The book begins by providing a general understanding RESTful web services, design principals, and the differences between the various HTTP verbs.  This discussion is provided at a high level, such that it is generalized enough to cover various RESTful web service implementations.  The first chapter then goes into the Java API for RESTful Web Services.  This section of the first chapter is brief, and to the point.  It clearly explains how to create services and then test/access them via the Client API, cURL, and other utilities.  As mentioned at the top of this post, Chapter 1 provides a solid foundation...and it is a quick read also, which enables developers to get up and running quickly with the JAX-RS API.

Chapter 2 covers fundamentals, such as returning various content types (JSON, XML, etc.), and designing meaningful URL patterns to obtain the desired media type.  This chapter delves into streaming and chunked content, parsing JSON, and versioning support.  Chapter 2 builds upon Chapter 1 very nicely, further explaining the fundamental concepts of RESTful services.

The third chapter covers security, validation, and logging of RESTful web services.  This is a chapter for intermediate users, as it goes beyond the basics and covers the use of filters for logging, and constraint annotations for validation.  It then provides a brief example of building an exception class.  Lastly, this chapter goes into authentication practices using SAML (Security Assertion Markup Language), OAuth, and tokens.  While this chapter sets a good stage for discussing the various types of authentication, it does not go into detail on these topics.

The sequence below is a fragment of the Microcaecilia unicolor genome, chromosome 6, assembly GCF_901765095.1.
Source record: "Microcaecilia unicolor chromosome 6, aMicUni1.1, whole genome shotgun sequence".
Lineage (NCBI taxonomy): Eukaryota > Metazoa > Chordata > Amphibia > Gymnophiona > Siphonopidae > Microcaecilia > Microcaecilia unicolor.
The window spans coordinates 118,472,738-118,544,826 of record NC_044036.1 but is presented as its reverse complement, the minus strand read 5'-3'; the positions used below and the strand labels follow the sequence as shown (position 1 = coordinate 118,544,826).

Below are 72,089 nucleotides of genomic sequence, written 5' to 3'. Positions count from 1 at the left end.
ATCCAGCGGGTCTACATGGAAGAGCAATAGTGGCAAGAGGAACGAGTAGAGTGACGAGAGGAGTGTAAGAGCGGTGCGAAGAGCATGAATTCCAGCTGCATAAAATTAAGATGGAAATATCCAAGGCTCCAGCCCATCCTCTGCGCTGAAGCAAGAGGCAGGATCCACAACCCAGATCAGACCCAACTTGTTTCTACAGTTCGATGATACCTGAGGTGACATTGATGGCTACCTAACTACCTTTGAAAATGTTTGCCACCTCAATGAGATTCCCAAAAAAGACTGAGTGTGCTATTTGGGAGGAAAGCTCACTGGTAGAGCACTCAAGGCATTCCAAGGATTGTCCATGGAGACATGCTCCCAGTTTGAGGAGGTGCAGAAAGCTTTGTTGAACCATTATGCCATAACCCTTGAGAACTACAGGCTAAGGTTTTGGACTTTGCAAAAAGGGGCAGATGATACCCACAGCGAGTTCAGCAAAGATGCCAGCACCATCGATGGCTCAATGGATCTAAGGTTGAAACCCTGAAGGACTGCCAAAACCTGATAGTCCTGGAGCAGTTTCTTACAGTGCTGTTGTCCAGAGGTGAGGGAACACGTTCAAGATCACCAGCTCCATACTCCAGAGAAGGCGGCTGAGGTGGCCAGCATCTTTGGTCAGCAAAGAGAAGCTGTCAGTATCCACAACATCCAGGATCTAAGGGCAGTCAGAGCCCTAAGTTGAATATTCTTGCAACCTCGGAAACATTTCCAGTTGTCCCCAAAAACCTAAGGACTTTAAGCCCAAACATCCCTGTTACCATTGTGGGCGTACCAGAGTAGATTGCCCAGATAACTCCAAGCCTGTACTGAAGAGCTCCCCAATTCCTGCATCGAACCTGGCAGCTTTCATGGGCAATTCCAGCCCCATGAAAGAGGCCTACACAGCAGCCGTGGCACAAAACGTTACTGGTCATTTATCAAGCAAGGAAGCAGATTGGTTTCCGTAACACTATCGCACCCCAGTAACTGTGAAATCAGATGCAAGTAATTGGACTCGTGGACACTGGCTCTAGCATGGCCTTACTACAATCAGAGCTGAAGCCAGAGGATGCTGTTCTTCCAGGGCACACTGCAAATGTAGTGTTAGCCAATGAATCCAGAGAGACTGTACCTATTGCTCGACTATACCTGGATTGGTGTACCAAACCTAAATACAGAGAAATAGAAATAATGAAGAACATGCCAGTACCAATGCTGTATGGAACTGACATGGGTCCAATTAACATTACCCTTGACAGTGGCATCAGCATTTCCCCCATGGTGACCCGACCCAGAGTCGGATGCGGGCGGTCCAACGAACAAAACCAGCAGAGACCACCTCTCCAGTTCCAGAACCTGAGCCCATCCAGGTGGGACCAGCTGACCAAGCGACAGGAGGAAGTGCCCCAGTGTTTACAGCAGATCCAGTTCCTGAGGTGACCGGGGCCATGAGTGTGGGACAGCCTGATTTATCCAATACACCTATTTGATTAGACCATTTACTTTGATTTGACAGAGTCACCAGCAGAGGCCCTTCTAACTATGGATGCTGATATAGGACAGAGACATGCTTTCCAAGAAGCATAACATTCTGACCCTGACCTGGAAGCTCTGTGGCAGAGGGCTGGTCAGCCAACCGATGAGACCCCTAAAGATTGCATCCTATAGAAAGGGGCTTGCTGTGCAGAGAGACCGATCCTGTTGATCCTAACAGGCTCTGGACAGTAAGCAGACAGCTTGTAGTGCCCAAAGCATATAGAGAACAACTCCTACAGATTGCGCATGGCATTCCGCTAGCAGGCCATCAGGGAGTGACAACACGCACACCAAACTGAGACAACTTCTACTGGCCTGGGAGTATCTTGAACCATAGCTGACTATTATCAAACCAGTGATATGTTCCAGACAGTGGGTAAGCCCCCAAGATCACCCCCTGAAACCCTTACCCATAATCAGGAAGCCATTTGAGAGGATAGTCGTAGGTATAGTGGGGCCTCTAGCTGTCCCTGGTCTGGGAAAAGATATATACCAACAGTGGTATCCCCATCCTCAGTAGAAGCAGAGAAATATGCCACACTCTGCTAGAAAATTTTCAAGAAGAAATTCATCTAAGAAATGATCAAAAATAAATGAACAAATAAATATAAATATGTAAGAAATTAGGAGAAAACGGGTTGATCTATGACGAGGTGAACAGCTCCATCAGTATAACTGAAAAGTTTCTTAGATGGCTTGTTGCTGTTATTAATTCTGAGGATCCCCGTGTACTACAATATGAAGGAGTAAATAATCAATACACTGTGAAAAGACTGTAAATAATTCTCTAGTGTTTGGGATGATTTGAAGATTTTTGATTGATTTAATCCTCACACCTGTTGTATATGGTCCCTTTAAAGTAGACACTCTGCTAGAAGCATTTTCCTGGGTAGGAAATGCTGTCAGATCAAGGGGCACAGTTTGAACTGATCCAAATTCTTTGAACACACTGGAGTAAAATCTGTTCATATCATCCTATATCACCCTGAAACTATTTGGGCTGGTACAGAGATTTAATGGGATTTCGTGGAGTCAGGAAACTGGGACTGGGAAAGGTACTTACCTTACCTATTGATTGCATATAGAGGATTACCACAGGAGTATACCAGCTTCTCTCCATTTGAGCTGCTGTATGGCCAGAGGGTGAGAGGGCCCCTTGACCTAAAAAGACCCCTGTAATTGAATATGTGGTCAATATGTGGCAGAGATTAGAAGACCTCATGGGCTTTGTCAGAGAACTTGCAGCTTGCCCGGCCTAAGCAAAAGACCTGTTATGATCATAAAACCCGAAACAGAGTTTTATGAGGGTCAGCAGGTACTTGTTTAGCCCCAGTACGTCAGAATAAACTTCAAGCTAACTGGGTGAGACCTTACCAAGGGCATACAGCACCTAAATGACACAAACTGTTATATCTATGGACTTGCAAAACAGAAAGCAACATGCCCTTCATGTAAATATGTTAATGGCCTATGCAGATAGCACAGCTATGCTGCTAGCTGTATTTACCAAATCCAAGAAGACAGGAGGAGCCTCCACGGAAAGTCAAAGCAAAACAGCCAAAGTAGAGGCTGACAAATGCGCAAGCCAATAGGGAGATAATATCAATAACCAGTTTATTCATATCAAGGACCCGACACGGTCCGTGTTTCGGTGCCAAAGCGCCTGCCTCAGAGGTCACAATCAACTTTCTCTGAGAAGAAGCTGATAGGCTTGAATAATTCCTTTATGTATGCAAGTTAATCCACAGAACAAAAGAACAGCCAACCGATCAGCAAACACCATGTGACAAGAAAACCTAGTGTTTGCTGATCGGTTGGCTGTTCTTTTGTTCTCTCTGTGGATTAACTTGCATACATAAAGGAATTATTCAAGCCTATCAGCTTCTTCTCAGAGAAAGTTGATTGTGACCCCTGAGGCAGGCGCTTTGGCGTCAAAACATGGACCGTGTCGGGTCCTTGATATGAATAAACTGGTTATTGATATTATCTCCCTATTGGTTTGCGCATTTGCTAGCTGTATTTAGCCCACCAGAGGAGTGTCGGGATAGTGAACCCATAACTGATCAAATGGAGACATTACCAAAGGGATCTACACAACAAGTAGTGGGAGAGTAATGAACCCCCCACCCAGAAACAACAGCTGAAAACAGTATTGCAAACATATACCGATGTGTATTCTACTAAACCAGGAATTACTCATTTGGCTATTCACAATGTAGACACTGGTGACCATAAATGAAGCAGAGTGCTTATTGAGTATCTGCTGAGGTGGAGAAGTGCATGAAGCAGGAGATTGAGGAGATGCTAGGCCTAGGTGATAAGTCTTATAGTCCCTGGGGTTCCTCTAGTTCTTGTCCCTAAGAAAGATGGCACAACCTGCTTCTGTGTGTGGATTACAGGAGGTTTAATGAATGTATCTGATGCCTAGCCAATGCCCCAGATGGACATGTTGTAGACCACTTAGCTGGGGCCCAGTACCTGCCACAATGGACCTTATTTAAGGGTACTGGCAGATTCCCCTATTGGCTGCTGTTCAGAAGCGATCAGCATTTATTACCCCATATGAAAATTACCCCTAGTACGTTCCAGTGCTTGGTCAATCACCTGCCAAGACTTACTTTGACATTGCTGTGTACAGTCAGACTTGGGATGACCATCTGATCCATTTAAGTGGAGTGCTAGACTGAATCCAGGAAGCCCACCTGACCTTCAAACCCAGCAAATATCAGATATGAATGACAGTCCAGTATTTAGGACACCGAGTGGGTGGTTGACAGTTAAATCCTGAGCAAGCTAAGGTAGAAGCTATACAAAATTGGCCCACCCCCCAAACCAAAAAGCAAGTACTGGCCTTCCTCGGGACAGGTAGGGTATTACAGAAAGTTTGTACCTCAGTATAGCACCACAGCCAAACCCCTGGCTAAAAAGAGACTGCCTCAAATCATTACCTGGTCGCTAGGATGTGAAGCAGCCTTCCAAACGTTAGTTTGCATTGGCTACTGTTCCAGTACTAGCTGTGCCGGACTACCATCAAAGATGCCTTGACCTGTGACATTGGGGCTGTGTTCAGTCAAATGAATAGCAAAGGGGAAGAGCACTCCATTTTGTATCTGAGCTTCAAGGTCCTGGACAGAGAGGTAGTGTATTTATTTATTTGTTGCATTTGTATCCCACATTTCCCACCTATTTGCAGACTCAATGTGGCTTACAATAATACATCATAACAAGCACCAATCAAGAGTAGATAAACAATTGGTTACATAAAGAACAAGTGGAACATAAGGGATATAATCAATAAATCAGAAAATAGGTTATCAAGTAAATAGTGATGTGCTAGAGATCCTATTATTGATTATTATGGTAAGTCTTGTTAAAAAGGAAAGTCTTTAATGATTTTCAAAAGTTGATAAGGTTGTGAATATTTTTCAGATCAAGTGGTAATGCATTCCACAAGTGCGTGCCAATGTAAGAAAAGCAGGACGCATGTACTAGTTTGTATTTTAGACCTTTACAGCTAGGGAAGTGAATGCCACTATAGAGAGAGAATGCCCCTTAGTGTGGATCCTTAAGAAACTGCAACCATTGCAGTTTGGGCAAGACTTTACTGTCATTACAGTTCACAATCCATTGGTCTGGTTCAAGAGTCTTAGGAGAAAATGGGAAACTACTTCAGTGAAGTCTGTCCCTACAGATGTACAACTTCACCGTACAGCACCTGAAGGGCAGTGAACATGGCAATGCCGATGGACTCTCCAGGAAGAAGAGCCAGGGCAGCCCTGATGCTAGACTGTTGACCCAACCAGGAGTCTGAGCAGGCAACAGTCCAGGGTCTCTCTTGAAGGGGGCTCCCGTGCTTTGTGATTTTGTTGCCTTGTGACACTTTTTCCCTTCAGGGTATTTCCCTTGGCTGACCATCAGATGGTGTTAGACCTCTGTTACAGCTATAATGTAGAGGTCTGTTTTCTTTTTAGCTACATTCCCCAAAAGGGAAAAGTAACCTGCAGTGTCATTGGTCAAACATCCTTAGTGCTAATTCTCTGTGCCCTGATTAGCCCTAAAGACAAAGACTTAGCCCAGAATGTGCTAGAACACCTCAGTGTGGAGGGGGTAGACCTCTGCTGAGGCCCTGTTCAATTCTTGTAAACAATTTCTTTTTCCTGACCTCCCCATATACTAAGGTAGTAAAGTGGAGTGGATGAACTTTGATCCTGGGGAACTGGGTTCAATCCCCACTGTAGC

Chapter 4 covers performance via caching, asynchronous and long-running jobs, and partial updates.  The chapter clearly explains how to utilize the Cache-Control header and ETags.  It then explains how to design asynchronous web services, and some best practices.  The last topic in the chapter is partial updates...a topic that is briefly explained, but leaves room for further exploration.